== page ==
Sam Shepard’s wild West just got a lot scarier.
I’m talking about that shadowy, shifting desertscape occupied so disharmoniously by the two brothers of Shepard’s 1980 masterwork, “True West,” which has been given a ripping revival by James Macdonald at the American Airlines Theater. As embodied by a brilliant Ethan Hawke, in full-menace mode, and a tightly wired Paul Dano, everyday sibling rivalry has seldom felt this ominous.
[Read more about Paul Dano, and his reflections on acting and directing.]
It’s not that you worry that one’s going to kill the other, in the time-honored tradition of Cain and Abel, although that looms as a possibility. What’s really threatening in this Roundabout Theater Company production, which opened on Thursday night, is its creeping, gut-knotting insistence that family is no fortress against a darkness that erases all sense of a separate self.
On the contrary. When it comes to getting lost in the gloaming of existential nothingness, there’s no place like home.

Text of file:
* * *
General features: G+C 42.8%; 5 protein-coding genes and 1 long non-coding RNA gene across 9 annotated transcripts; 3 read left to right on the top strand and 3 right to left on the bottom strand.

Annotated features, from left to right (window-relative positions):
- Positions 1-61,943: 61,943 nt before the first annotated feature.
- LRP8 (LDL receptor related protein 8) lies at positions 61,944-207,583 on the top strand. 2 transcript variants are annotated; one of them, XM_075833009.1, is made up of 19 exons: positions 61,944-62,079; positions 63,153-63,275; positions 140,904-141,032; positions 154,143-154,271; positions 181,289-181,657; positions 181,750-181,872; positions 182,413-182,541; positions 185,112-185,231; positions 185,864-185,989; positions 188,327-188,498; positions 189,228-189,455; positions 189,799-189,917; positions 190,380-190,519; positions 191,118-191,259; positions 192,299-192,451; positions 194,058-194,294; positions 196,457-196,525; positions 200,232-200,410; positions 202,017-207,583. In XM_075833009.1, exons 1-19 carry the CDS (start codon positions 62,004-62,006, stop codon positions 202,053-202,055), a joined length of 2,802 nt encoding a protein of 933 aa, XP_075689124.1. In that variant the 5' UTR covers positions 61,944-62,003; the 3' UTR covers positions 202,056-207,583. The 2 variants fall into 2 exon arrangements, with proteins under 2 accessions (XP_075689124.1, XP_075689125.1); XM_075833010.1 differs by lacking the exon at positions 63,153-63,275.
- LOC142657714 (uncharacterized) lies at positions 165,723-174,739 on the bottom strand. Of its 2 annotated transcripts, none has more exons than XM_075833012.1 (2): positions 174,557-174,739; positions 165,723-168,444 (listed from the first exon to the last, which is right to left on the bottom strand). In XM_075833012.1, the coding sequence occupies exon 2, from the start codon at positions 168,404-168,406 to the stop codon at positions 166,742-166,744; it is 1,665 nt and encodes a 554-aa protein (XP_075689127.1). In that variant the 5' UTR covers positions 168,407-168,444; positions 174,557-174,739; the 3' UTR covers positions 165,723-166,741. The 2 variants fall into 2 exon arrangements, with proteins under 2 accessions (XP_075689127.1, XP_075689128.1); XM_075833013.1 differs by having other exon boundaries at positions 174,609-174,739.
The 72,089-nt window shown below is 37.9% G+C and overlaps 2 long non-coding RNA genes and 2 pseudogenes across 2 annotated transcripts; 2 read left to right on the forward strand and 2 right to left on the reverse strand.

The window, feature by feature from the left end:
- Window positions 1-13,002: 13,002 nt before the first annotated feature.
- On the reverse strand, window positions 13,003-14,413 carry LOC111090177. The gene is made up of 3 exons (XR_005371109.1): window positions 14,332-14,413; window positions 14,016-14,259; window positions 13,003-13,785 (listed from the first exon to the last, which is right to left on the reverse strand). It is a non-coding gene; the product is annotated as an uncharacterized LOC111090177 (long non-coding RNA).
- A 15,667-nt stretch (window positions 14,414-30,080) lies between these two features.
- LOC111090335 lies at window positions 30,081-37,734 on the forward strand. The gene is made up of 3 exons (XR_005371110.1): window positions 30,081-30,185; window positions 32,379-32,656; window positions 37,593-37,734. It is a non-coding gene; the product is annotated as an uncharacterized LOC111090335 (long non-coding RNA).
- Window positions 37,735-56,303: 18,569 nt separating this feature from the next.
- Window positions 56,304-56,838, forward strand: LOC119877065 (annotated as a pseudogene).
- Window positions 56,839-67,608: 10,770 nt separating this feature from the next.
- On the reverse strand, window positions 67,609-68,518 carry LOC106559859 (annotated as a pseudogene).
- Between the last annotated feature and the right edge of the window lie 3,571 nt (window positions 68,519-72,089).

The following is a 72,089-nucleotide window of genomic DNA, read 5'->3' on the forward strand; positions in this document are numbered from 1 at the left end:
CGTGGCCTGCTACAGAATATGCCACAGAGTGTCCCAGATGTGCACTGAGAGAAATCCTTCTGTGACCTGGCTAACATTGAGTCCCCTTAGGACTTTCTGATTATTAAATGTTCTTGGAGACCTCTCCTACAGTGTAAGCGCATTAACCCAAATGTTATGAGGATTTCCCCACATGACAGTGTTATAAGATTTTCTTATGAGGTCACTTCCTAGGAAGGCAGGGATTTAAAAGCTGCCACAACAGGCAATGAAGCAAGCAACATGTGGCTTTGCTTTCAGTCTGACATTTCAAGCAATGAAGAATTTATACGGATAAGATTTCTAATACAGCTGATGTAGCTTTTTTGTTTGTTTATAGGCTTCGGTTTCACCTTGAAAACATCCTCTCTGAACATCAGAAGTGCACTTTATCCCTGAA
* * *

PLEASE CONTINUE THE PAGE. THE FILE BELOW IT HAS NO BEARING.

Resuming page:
Anyone who knows the work of Shepard, who died in 2017, will be familiar with this discomfiting perspective. “A Lie of the Mind,” the name of his 1985 portrait of a family in fission, could well be an umbrella title for the series of domestic dramas that preceded it, including his Pulitzer Prize-winning “Buried Child” (1978). (Footnote: Mr. Hawke has Shepard cred, having appeared in the 1995 Steppenwolf revival of “Buried Child” in Chicago and directed a first-rate “Lie of the Mind” in New York in 2010.)
Written during a decade-long explosion of creativity, these plays present a tragicomic vision of the American family that, for my money, puts him in the exalted company of Eugene O’Neill. “True West” — first seen in New York in a misbegotten, miscast production at the Public Theater nearly four decades ago — hasn’t always received the solemn respect accorded the others.
It is usually thought of as an occasion for Method men — including John Malkovich and Gary Sinise (in 1982) and Philip Seymour Hoffman and John C. Reilly (who memorably switched roles in rotation in 2000) — to get down and dirty and tear up the scenery. Mr. Hawke and Mr. Dano do all that, especially in the boisterous second act.